Until last Thursday, the best thing I’d ever seen on stage involved Philip Schofield in a loincloth. I also don’t tend to go and see things more than once. Then ‘My Country’ happened.

When my friend Jenni asked me if I wanted to go and see a play about Brexit as she had a spare ticket, my original response was a resounding no. I don’t really *do* politics. I vote, I voted in last years’ Brexit kerfuffle, and I believe in what I’m voting for, but that’s where my affinity with politics ends. I’m someone who doesn’t really watch the news and I never feel as well educated as other people when it comes to discussing politics. But I accepted the free ticket offer to see ‘My Country’ at Leicester’s Curve theatre for two reasons – one, it was a free ticket to something and I was skint. Two, as I’m trying to do new things this year, ‘see a random play with a political bent to it’ definitely counted as a new thing.

And thank goodness I saw it. In the days following the Brexit vote of last year, a team from the National Theatre spoke to a series of people nationwide to hear their views on our country. The interviews provided honest, emotional, funny and extreme viewpoints and the wonderful Carol Ann Duffy collated them into 80 minutes of pure genius.

I’m a bit shit at writing reviews (as you might have gathered from that ‘Hamlet’ one I did) so this is less a review, more a collection of my thoughts. There have only ever been a couple of things I’ve seen on stage that have enamoured me so much. One was ‘Joseph and the Amazing Technicolour Dreamcoat’ – to be fair, I was eight and it was my first time seeing a proper West End musical at the London Palladium. It also featured the aforementioned Philip Schofield, who until then I had only seen in a broom cupboard with his hand up Gordon the Gopher. ‘My Country’ shot to the top of my ‘best things I’ve ever seen list’.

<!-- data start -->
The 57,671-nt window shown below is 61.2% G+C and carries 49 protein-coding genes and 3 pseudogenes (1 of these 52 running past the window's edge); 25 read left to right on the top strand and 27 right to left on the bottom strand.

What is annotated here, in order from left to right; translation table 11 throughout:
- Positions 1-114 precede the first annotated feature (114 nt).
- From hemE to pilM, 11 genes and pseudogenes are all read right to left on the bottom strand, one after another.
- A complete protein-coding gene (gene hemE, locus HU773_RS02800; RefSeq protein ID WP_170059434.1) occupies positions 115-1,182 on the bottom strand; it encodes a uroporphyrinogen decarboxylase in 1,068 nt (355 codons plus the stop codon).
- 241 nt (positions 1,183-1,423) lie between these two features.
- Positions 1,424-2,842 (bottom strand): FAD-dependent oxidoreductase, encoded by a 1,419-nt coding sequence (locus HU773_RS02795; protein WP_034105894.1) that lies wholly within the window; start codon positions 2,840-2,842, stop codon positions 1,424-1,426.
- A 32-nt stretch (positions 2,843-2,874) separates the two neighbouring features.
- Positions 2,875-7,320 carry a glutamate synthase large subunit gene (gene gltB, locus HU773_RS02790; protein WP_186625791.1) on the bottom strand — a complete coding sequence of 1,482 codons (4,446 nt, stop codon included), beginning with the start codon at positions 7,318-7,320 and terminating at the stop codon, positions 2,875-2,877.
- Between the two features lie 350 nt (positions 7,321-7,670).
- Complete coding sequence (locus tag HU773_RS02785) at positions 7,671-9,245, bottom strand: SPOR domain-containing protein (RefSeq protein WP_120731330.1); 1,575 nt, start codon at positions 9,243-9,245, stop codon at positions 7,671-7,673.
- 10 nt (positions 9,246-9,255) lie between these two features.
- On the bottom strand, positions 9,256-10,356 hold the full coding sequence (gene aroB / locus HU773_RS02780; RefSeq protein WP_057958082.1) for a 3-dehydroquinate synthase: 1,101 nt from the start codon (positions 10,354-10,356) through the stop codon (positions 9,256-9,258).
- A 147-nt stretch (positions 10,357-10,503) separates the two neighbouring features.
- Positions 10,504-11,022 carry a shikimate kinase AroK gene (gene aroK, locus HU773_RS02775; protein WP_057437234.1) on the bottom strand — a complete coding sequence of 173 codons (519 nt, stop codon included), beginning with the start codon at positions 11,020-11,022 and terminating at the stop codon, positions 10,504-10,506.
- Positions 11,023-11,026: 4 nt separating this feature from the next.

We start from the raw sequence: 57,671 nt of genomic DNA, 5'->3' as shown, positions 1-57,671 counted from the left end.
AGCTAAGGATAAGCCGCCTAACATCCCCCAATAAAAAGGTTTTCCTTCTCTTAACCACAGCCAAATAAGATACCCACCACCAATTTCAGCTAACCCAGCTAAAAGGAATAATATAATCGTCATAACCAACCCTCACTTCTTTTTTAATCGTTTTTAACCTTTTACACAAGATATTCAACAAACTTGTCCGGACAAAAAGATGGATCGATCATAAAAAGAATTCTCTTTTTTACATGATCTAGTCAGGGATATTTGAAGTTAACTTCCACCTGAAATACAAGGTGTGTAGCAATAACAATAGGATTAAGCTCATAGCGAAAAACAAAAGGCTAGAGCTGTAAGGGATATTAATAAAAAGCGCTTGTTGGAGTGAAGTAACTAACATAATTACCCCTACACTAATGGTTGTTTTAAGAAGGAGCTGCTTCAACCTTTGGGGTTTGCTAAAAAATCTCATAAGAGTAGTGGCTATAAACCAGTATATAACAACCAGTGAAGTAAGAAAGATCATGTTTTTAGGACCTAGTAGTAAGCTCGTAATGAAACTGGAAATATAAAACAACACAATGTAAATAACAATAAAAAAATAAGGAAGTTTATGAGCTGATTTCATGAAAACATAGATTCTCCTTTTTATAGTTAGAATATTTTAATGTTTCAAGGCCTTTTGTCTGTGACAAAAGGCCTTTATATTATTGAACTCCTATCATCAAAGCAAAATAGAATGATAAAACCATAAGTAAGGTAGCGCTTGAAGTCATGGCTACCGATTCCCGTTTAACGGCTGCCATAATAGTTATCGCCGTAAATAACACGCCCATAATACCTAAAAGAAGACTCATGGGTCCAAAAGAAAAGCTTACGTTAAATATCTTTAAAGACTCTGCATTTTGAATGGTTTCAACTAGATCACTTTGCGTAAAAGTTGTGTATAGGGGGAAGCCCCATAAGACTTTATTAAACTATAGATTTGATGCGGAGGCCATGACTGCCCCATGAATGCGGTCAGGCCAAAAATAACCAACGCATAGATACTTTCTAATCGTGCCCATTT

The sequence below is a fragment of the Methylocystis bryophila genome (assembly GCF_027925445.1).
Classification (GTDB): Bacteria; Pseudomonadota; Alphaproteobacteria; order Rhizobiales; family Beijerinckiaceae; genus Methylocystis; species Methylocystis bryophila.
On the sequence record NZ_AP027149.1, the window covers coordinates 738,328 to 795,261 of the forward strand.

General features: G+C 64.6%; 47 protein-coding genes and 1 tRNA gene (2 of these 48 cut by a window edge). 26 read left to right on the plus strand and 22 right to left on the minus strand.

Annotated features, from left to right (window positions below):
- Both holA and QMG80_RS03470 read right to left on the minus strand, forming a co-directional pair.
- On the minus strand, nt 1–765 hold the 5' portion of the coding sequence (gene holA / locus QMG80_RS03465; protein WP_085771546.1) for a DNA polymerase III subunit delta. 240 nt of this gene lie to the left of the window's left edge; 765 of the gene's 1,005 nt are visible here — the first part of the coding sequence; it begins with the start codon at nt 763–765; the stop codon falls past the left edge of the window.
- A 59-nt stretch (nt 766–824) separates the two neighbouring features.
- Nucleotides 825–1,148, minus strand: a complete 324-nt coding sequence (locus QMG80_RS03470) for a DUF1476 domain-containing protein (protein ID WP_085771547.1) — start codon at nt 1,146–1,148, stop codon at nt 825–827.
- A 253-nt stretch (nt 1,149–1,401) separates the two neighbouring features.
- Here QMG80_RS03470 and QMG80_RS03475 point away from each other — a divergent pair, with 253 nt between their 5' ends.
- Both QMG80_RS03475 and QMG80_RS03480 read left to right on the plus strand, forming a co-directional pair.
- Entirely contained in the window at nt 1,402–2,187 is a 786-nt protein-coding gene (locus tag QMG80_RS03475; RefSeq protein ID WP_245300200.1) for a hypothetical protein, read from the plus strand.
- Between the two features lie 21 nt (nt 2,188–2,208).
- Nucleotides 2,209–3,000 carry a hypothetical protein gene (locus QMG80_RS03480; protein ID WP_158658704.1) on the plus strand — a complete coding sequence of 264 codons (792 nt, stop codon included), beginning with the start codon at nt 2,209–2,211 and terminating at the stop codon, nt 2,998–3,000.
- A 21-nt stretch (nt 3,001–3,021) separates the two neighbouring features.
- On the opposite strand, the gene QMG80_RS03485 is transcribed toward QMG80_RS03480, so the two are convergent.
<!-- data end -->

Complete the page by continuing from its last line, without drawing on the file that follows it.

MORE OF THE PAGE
It’s not flashy. It doesn’t have special effects. It’s essentially seven people in a room. The simple plot is that Britannia (Penny Layden) has called a meeting to listen to her people ahead of the Brexit vote – Caledonia (Stuart McQuarrie), Cymru (Christian Patterson – who now follows me on Twitter, the legend), East Midlands (Seema Bowri, getting a huge cheer from the Leicester audience every time some local landmark was mentioned … Feast India, anyone?), North East (Laura Elphinstone), Northern Ireland (Cavan Clarke) and the South West (Adam Ewan). A passionate debate rages as these highly talented actors bring to life, verbatim, the speeches of real people of the UK, from both sides of the vote.

Although obviously a political piece, it seems to have something for everyone. Hilarity runs alongside the emotion (and f**k me, it’s emotional). Irish dancing, ‘My Little Pony’, something about the Angel of the North being “twatted” (apologies if that’s a huge misquote), somebody doing a “jobbie” in Britannia’s helmet, whisky drinking, an amazingly choreographed routine to ‘Under the Moon of Love’ and the *best* Boris Johnson impression you will ever see outside of the man himself.

The play isn’t designed to come down on one side of the debate or the other, or to change the way you think about it all. What is does is present both sides of the argument in an intelligent, compassionate and actually enjoyable way. I laughed, I cried, I wish to hell Cavan Clarke could teach me his smooth Michael Flatley moves.

There are a few dates left to see ‘My Country’, and I know I’m going to try and go at least once more. Please beg, steal or buy a ticket. I promise you, it’s worth it.

**Dates can be found following the link on ‘The Links’ page.

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